The publication of the novel by Daniel Defoe about the adventures of Robinson Crusoe became a real sensation: readers were enthusiastically acquainted with the story of a brave sailor who was forced to fight for life on a desert island. According to one of the versions, the story of the fate of the Scottish sailor Alexander Selkirk served as a source of inspiration for the writer ... The boatswain spent four years on the forgotten island, and, returning to his homeland, told about how he managed to survive in extreme conditions.
“The fate of this incredible man is a ready-made script for a book, ” perhaps Defoe thought about this after he had a chance to talk with Alexander. The sailor told him about the trials that he had to endure after one day, having quarreled with the captain of the ship on which he served, he was left alone with the wild nature. However, first things first.
Alexander Selkirk has always been an adventurer by nature. He was not attracted by the prospect of continuing the work of his father, who was engaged in leatherworking, so he, while still a teenager, set out on a voyage, deciding to spend most of his life wandering across the ocean. The first expedition was successful: Alexander mastered the simple duties of an ordinary sailor and settled on a pirate ship. Easy money, danger and adventure - all this, like a magnet, attracted the guy.
The second time he went to sea in the status of boatswain on a ship from the flotilla of the pirate William Dampier. The course was held for the West Indies, for the places of gold mining. Everything was going well until the captain changed on the ship, and then Alexander was seriously worried about the future of the crew: it seemed to him that the new helmsman knew absolutely nothing about shipping and doom them all to certain death. Conflicts between the cocky boatswain and the captain took place on a regular basis, until the latter threatened to land a subordinate on a nearby island. At this moment, Alexander should have tempered his ardor, but he smugly replied that it did not frighten him at all. The call was accepted, and the next morning the boatswain, standing on the island, watched his ship go to the horizon.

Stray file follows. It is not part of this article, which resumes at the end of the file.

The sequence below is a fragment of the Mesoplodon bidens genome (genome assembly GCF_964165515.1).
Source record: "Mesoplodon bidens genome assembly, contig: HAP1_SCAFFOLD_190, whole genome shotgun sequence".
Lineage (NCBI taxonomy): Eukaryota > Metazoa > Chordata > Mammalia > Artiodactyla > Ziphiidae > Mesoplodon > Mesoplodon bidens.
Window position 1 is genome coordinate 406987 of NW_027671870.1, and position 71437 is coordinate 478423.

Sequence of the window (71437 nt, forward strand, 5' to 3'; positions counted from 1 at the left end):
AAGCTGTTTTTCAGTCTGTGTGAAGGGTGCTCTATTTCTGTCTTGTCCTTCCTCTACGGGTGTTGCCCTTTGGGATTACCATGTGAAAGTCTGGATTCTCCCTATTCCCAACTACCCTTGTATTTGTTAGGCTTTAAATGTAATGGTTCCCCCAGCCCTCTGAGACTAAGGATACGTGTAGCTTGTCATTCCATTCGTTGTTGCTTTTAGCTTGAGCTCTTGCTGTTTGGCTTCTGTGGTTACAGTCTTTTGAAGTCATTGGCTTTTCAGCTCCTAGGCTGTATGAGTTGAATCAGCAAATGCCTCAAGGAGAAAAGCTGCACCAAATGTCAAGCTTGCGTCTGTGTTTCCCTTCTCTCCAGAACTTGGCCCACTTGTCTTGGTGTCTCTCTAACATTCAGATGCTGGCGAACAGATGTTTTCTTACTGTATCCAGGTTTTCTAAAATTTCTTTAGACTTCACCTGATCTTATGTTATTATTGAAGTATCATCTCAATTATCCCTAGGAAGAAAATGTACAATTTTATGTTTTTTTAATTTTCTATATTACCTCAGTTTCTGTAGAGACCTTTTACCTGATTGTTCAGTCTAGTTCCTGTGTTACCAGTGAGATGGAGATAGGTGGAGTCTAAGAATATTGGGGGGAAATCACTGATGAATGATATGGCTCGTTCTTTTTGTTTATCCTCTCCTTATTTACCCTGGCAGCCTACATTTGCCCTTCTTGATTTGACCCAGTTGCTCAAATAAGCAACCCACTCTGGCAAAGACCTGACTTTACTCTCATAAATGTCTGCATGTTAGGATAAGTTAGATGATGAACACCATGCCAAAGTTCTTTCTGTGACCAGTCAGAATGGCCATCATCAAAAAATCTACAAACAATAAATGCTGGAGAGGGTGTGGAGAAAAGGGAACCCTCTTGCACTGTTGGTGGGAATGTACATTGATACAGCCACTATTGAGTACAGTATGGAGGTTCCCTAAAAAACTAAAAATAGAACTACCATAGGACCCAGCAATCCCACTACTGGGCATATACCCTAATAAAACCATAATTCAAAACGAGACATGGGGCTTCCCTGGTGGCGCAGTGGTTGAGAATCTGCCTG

Alexander was left on one of the islands of the Juan Fernandez archipelago. At first, the guy was absolutely not afraid of this situation: he was sure that he would soon meet with a new ship, join the crew, and all troubles would be behind him. In fact, very soon he realized that practically no one enters this bay. It was better for him not to meet with Spanish ships (the English pirates managed to annoy them too much), but the British ship appeared near the island only 4 years and 4 months later.
Life on the island turned out to be the hardest test for Alexander. He did not immediately realize that he would have to live alone for a long time, so at first he famously spent matches and gunpowder, which he grabbed from the ship. When it became clear that the stock was coming to an end, Alexander began to think about how to win in this unequal battle with circumstances. He managed to build two huts (he used one of them for cooking, fire, like primitive people, was extracted by friction), learned how to make clothes from goatskin. It was not difficult to find food: Alexander hunted goats, birds, turtles ... When the gunpowder ran out, he began to set snares to simplify his task, caught the kids, injured their tendons, and then they could never run fast. To cope with rat raids, the aborigine tamed cats that were once brought to the island by sailors.
From his island captivity, Alexander was rescued by the British. Ironically, the expedition to the forgotten archipelago was sent by the same pirate William Dampier! At first, he could not even really explain who he was and how he got to the island, the long-term silence made itself felt. However, later the islander sailor partially returned to normal life. An interesting fact is that the ship from which he got off really wrecked. True, Alexander himself died a few years later on another sea voyage, having contracted malaria. A wonderful story, reinterpreted by Daniel Defoe, remains in memory of his life.